Environment | National

DOI defends inclusion of Indian lands in fracking regulation





The Interior Department maintains it has broad authority to regulate "all" oil and gas activity, including hydraulic fracturing, on Indian lands.

Some tribes complained about the inclusion of Indian lands in the proposed regulation, which was published in the Federal Register by the Bureau of Land Management today. But DOI said it is not possible for tribes to opt out.

"Regarding Indian lands, the BLM fully embraces the statutes, Executive Orders, and other statements of governmental or departmental policy in favor of promoting tribal self-determination and control of resources," the notice states. "The Indian Mineral Leasing Act (IMLA), however, subjects all oil and gas operations on trust or restricted Indian lands to the Secretary's regulations and does not authorize the Secretary to allow tribes to opt out of these regulations."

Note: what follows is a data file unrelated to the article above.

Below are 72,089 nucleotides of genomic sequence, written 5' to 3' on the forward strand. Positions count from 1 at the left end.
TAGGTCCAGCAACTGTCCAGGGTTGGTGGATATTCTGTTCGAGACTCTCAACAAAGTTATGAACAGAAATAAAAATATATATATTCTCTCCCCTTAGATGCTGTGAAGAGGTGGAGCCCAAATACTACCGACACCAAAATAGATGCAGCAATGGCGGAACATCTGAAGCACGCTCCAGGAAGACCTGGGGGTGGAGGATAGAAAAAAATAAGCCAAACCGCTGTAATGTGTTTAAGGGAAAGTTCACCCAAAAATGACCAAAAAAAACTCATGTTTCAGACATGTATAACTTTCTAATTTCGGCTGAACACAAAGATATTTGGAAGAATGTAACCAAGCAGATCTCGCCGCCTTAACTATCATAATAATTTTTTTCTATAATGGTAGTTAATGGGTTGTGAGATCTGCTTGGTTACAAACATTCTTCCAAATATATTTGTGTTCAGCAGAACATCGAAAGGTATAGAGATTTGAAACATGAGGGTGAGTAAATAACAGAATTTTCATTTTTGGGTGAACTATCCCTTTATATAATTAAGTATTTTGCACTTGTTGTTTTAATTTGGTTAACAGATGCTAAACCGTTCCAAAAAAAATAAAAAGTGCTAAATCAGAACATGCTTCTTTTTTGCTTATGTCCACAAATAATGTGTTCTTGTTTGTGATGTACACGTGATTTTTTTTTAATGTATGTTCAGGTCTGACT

H.R.1548, the Native American Energy Act, bars DOI from regulating fracking on Indian lands without the "express consent" of the tribe or the individual Indian owner. The Obama administration opposes the bill, a Bureau of Indian Affairs official said at at hearing on April 26.

Comments on the fracking regulation are being accepted until June 24.

Get the Story:
New rules to address fracking on Indian lands (The Navajo Times 5/23)

Federal Register Notice:
Oil and Gas; Hydraulic Fracturing on Federal and Indian Lands (May 24, 2013)

Related Stories:
DOI releases update to fracking regulation on Indian lands (5/16)
House Natural Resources Committee hearing on fracking rule (5/6)
Report warns of threats from fracking to water supply in West (5/2)
Audio from House subcommittee hearing on Indian energy bill (4/26)
Coalition of Large Tribes criticizes DOI regulation for fracking (5/10)